The plain meaning of section 401 requires filing in the town of the debtor's residence. There is no reason to suppose the legislature instead meant to adopt the more complex requirements of domiciliary filing when its express intention was to streamline filing procedures. Accordingly, we hold that the Bank properly perfected its security interest in the cattle by filing its financing statement for the April 1980 loan at the Groton, Vermont Town Clerk's Office because, at that time, Groton was the debtors' residence. Vt.Stat.Ann. tit. 9A § 9-401(1)(a).

Agway, a general creditor, presents an additional challenge to Judge Marro's order. It contends that the 1980 and 1981 notes should be treated separately, and that when the 1981 note was drawn and the 1980 note and security agreement were stamped "Paid by Renewal," the bank considered the 1980 note paid and intended that the only obligation upon which it could bring an action was the 1981 note. An action on this note fails, Agway argues, because the bank failed to perfect its 1981 security interest in the cattle when it filed the security agreement in Williamstown, which was, admittedly, never a residence of the McQueens. Agway's position is that the bank's priority is void and the auction proceeds should be disbursed to the general creditors including, a fortiori, the bank.

Appellee, Bradford National Bank, raises two issues we will not address. First, it questions whether Agway was properly before the Bankruptcy Court as a party to the adversary proceeding and cites Agway's failure to file a motion to intervene per Bankruptcy Rule 724. Second, the bank asks that the court not consider Agway's appeal because it failed to file a notice of appeal. Since we have found Agway's appeal groundless on the merits, we need not address these questions.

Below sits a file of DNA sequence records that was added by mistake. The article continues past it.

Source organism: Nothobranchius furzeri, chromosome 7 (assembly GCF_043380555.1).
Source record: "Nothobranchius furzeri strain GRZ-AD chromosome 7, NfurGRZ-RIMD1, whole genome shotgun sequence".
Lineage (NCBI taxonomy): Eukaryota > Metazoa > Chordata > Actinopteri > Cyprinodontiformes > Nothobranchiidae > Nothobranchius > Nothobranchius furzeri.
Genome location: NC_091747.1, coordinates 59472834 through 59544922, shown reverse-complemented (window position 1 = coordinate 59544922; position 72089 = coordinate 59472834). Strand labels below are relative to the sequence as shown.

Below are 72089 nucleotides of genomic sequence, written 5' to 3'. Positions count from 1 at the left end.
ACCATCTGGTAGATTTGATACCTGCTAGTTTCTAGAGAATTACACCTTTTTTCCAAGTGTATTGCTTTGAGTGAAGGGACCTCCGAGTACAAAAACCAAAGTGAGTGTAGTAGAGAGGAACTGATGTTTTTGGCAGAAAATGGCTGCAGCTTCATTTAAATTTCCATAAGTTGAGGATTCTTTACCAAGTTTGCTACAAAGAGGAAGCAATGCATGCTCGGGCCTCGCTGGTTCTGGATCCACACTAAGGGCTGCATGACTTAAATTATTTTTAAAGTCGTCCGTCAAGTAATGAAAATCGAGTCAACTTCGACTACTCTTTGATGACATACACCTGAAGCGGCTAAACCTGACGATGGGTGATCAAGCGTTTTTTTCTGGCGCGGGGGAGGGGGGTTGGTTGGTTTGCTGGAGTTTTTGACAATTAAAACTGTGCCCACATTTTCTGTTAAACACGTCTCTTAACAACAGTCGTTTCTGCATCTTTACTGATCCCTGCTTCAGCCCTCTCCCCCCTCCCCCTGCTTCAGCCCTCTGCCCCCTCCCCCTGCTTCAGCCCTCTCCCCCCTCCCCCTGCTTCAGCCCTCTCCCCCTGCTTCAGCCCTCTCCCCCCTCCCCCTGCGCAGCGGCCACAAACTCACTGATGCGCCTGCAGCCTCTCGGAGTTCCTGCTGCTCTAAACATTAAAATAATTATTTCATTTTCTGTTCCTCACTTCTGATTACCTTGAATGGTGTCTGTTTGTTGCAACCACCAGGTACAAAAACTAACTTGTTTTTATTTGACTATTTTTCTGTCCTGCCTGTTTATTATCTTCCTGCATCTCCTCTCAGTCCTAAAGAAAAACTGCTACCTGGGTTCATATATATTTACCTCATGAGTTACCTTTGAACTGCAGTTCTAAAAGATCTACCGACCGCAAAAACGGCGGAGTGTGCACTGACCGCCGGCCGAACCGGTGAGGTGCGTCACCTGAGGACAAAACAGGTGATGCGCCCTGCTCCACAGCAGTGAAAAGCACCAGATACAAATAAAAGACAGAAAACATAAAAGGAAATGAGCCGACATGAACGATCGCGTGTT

We disagree. We find that the two notes represent a single obligation, that the 1980 Groton filing continued to secure the bank's interest after the 1981 renewal, and that the 1981 filing in Williamstown was superfluous.

The facts, circumstances, and language of the instruments indicate that the notes represent a single, inseparable obligation. The "Paid by Renewal" stamp shows that the 1981 note renewed the 1980 note. If it were otherwise, the bank would have marked the 1980 note and security agreement "Paid," and returned them to the McQueens. Instead, it stamped them as it did and retained possession of them intending to hold them outstanding until the 1981 renewal note had been paid.

In addition, the bank and the McQueens agreed, in the 1980 security agreement, that the collateral which secured the 1980 note would also secure "any renewals or extensions" of that note. (See # 8, 4/11/80 Security Agreement, ¶ 1 following collateral description.) Provisions like this are common. They dovetail with a settled principle that when notes are renewed the collateral which secures the original note also secures the renewals, unless the parties agree otherwise. Robinson v. Leach, 67 Vt. 128, 129, 31 A. 32 (1895). See also Vt.Stat.Ann. tit. 9A § 9-204(5).